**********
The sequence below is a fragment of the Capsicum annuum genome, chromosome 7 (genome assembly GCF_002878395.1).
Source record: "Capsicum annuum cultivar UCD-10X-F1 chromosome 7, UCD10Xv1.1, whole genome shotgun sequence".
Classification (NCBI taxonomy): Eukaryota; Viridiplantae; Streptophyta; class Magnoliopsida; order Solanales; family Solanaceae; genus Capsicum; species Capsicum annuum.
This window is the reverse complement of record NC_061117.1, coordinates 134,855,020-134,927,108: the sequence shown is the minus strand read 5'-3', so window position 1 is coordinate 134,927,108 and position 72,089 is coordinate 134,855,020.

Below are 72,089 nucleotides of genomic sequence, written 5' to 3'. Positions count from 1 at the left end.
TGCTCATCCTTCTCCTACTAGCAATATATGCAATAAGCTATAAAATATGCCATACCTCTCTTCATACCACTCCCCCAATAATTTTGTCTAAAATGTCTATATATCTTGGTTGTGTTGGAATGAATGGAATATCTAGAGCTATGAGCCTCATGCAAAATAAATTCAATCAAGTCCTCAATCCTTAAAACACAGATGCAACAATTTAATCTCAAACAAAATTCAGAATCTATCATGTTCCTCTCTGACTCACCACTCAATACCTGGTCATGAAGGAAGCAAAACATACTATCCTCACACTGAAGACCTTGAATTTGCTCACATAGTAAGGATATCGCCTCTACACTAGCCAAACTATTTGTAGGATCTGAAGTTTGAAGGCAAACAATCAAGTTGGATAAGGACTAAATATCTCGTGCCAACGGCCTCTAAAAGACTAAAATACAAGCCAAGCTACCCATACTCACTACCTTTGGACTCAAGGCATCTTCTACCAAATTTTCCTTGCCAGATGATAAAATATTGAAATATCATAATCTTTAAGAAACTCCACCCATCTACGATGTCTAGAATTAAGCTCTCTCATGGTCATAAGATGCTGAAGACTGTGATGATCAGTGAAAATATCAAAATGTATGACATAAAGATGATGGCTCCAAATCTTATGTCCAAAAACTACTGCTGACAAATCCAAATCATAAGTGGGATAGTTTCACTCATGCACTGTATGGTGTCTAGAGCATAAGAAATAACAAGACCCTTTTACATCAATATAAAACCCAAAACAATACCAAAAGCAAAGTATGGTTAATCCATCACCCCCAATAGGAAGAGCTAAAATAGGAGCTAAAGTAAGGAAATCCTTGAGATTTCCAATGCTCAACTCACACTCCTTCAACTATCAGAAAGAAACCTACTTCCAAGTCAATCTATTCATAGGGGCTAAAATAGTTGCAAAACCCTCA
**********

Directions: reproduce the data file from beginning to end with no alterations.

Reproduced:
The sequence below is a fragment of the Capsicum annuum genome, chromosome 7 (genome assembly GCF_002878395.1).
Source record: "Capsicum annuum cultivar UCD-10X-F1 chromosome 7, UCD10Xv1.1, whole genome shotgun sequence".
Classification (NCBI taxonomy): Eukaryota; Viridiplantae; Streptophyta; class Magnoliopsida; order Solanales; family Solanaceae; genus Capsicum; species Capsicum annuum.
This window is the reverse complement of record NC_061117.1, coordinates 134,855,020-134,927,108: the sequence shown is the minus strand read 5'-3', so window position 1 is coordinate 134,927,108 and position 72,089 is coordinate 134,855,020.

Below are 72,089 nucleotides of genomic sequence, written 5' to 3'. Positions count from 1 at the left end.
TGCTCATCCTTCTCCTACTAGCAATATATGCAATAAGCTATAAAATATGCCATACCTCTCTTCATACCACTCCCCCAATAATTTTGTCTAAAATGTCTATATATCTTGGTTGTGTTGGAATGAATGGAATATCTAGAGCTATGAGCCTCATGCAAAATAAATTCAATCAAGTCCTCAATCCTTAAAACACAGATGCAACAATTTAATCTCAAACAAAATTCAGAATCTATCATGTTCCTCTCTGACTCACCACTCAATACCTGGTCATGAAGGAAGCAAAACATACTATCCTCACACTGAAGACCTTGAATTTGCTCACATAGTAAGGATATCGCCTCTACACTAGCCAAACTATTTGTAGGATCTGAAGTTTGAAGGCAAACAATCAAGTTGGATAAGGACTAAATATCTCGTGCCAACGGCCTCTAAAAGACTAAAATACAAGCCAAGCTACCCATACTCACTACCTTTGGACTCAAGGCATCTTCTACCAAATTTTCCTTGCCAGATGATAAAATATTGAAATATCATAATCTTTAAGAAACTCCACCCATCTACGATGTCTAGAATTAAGCTCTCTCATGGTCATAAGATGCTGAAGACTGTGATGATCAGTGAAAATATCAAAATGTATGACATAAAGATGATGGCTCCAAATCTTATGTCCAAAAACTACTGCTGACAAATCCAAATCATAAGTGGGATAGTTTCACTCATGCACTGTATGGTGTCTAGAGCATAAGAAATAACAAGACCCTTTTACATCAATATAAAACCCAAAACAATACCAAAAGCAAAGTATGGTTAATCCATCACCCCCAATAGGAAGAGCTAAAATAGGAGCTAAAGTAAGGAAATCCTTGAGATTTCCAATGCTCAACTCACACTCCTTCAACTATCAGAAAGAAACCTACTTCCAAGTCAATCTATTCATAGGGGCTAAAATAGTTGCAAAACCCTCA